Jonathan Reyes comes from a writing background, and only last season started migrating into photography and directing. “- I decided to help my sister out and start doing these little films for her – I feel that it is a cool way to build a brand identity, without killing the budget,” he tells us. His fashion film Duke is one of those films, and his first project on Ben Trovato. We had a chat with the multidisciplinary artist about his film:
How did Duke, and the idea come about?
“Duke” is slightly autobiographical, in the sense that it’s about growing up in the suburbs of Los Angeles. When my sister and I decided to collaborate on this project, we knew it was best to take it from a personal place – we actually shot most of the scenes in her subdivison. Maria had designed from a standpoint of looking at all these people we’ve grown up with, and stripped them down to a basic, minimal idea of identity and image. In response, I knew I wanted the stereotypical feelings of a suburbanite – disconnect, longing and boredom – to be evident. When I found the David Bowie interview clips, everything fell into place. It’s Maria’s first full collection, and he’s a huge recurring inspiration for her, so it just felt right.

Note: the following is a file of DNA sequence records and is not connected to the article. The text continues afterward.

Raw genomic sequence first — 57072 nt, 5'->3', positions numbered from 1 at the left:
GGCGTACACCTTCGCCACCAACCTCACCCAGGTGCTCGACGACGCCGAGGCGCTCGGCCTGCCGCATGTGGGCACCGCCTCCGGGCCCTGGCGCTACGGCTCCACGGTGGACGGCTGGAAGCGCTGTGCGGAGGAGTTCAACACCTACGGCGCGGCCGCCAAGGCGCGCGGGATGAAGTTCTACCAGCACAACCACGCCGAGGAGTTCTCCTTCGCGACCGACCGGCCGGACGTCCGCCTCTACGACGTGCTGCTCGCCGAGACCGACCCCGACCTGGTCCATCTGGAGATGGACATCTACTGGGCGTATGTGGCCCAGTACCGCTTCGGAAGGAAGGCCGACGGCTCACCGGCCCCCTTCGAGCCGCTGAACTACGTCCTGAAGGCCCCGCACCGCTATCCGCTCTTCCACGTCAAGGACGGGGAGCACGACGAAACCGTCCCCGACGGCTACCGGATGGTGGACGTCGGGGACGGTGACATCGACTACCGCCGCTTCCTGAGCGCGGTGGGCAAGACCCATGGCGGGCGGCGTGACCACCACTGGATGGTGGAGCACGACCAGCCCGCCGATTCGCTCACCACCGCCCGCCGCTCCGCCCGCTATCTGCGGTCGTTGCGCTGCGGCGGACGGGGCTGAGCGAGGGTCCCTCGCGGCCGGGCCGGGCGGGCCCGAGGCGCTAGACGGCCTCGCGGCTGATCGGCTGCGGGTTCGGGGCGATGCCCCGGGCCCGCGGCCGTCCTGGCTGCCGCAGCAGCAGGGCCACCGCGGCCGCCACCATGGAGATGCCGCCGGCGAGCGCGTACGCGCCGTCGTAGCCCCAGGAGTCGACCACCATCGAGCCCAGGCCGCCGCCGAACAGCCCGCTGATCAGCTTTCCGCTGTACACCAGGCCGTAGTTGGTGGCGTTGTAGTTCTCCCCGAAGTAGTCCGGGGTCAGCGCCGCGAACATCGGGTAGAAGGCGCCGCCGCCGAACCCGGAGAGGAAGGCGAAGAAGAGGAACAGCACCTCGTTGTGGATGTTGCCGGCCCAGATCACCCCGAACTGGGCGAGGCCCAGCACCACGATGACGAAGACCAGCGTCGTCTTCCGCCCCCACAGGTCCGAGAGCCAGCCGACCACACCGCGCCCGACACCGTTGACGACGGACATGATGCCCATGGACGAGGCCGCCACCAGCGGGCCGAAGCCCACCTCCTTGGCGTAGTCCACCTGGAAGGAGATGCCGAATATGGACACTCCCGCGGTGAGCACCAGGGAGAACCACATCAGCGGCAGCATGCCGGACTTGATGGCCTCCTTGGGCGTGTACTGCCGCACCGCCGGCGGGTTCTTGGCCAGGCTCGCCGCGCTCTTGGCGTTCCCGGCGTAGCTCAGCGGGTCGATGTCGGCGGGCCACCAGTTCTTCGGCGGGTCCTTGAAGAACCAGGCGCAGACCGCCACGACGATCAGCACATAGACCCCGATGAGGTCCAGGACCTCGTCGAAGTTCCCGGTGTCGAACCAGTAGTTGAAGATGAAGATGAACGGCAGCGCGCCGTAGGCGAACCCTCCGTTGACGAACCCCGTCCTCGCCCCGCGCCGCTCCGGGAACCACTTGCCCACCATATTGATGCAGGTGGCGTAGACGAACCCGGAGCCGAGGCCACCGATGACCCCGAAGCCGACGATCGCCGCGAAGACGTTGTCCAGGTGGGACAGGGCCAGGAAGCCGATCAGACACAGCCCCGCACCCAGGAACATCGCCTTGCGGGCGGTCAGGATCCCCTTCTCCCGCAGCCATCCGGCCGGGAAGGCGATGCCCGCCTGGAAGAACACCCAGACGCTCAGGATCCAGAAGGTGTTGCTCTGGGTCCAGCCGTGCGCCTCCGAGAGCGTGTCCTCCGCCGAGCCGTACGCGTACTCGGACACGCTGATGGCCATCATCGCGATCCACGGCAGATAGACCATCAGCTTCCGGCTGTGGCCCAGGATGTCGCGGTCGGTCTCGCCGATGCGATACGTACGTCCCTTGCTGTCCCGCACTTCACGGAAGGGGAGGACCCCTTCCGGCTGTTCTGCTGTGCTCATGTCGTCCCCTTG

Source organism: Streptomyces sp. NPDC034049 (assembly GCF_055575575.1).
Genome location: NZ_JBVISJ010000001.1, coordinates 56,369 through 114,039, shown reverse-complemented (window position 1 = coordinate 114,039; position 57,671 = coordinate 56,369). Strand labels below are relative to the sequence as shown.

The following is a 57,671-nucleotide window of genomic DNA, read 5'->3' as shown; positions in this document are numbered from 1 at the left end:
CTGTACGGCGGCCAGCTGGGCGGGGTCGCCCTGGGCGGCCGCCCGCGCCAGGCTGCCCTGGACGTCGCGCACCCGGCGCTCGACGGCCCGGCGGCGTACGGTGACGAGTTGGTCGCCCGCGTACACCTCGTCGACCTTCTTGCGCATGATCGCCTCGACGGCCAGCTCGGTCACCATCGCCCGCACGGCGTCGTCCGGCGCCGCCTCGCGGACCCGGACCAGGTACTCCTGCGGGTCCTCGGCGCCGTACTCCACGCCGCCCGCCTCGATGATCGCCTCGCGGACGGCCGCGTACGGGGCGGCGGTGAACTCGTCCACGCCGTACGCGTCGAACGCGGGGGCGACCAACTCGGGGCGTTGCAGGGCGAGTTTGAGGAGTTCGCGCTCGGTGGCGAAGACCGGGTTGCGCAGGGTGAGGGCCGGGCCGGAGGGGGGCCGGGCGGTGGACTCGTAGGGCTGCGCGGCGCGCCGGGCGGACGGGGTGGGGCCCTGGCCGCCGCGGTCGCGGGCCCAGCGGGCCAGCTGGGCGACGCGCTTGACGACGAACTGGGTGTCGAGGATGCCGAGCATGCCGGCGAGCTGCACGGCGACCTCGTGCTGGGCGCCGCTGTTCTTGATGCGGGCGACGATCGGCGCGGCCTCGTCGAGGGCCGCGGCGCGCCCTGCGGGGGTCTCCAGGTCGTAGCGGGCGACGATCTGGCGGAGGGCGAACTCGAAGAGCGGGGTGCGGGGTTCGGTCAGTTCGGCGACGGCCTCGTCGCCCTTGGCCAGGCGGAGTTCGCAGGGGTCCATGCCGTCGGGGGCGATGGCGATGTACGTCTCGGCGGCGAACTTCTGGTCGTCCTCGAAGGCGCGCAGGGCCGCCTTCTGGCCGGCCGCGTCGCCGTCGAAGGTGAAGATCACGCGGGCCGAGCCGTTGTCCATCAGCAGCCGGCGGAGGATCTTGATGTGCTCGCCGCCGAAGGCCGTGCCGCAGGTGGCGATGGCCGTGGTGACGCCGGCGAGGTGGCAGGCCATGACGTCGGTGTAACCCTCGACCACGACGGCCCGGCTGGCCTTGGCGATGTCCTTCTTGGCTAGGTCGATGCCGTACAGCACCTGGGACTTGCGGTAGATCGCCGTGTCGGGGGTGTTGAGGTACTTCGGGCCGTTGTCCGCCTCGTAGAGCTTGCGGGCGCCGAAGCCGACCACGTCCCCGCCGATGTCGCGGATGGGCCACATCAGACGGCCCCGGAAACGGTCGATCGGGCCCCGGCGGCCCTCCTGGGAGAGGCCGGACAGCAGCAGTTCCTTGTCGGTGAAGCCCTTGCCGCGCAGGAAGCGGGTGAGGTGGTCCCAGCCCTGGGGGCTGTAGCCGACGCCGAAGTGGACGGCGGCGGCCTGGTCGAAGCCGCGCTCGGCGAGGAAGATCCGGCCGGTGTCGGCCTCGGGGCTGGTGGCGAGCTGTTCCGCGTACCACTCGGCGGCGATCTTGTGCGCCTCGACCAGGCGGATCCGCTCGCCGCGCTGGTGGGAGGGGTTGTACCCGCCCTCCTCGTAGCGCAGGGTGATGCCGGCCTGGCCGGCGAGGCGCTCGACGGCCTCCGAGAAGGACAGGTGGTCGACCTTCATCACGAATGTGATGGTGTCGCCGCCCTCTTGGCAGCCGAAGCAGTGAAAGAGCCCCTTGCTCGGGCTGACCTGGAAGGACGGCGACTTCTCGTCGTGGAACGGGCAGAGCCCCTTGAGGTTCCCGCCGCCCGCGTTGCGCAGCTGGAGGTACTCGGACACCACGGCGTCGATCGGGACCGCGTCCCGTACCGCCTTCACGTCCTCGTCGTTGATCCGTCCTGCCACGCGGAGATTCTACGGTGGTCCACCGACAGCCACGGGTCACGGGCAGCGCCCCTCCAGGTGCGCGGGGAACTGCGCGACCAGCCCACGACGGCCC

Was there anything in particular the inspired or influence your approach to making the film?
Film-wise, walking around an empty neighborhood isn’t exciting, so I knew I wanted something with a large frame, to create an almost epic feel and sense of thoughtfulness. I looked at how directors like Kurosawa and Paul Thomas Anderson shot their films for inspiration on what kind of gear and lens to use, which lead me to think outside my comfort zone in terms of the various locations. Walking down a steep hill with a camera, in a dolly, isn’t necessarily easy to control, so that factored into the final product. But what I love about this film is that we experimented with stripping down the equipment for different shots, so that gives it a nice sense of movement.
Maja Hansen, the main character, looks beautiful and mysterious. How was she to work with?
Maja was great to work with. She was awesomely patient, and always on point with direction, I couldn’t have asked for anyone better.
Leila, as the stylist of this production set up to promote Maria’s clothes, how was your experience of creating Duke?
Working on this project was a wonderful experience because the creative discourse was so synchronized that it was almost like our parietal lobes were communicating telepathically… and that’s no joke.